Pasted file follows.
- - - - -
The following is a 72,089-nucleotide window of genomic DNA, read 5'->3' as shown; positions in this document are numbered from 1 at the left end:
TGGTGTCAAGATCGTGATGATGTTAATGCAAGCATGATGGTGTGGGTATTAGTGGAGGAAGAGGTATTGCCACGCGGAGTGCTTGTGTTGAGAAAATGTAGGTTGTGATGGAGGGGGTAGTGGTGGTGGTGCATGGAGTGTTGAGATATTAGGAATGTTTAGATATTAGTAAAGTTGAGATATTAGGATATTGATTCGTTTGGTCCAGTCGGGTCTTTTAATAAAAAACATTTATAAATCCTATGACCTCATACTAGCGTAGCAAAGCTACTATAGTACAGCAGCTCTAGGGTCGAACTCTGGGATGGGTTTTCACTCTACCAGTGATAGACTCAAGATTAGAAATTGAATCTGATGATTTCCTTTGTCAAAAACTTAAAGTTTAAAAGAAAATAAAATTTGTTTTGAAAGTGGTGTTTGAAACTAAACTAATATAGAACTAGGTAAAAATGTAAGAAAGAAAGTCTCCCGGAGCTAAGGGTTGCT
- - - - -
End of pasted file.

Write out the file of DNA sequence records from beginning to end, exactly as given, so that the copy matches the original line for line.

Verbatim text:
The following is a 72,089-nucleotide window of genomic DNA, read 5'->3' as shown; positions in this document are numbered from 1 at the left end:
TGGTGTCAAGATCGTGATGATGTTAATGCAAGCATGATGGTGTGGGTATTAGTGGAGGAAGAGGTATTGCCACGCGGAGTGCTTGTGTTGAGAAAATGTAGGTTGTGATGGAGGGGGTAGTGGTGGTGGTGCATGGAGTGTTGAGATATTAGGAATGTTTAGATATTAGTAAAGTTGAGATATTAGGATATTGATTCGTTTGGTCCAGTCGGGTCTTTTAATAAAAAACATTTATAAATCCTATGACCTCATACTAGCGTAGCAAAGCTACTATAGTACAGCAGCTCTAGGGTCGAACTCTGGGATGGGTTTTCACTCTACCAGTGATAGACTCAAGATTAGAAATTGAATCTGATGATTTCCTTTGTCAAAAACTTAAAGTTTAAAAGAAAATAAAATTTGTTTTGAAAGTGGTGTTTGAAACTAAACTAATATAGAACTAGGTAAAAATGTAAGAAAGAAAGTCTCCCGGAGCTAAGGGTTGCT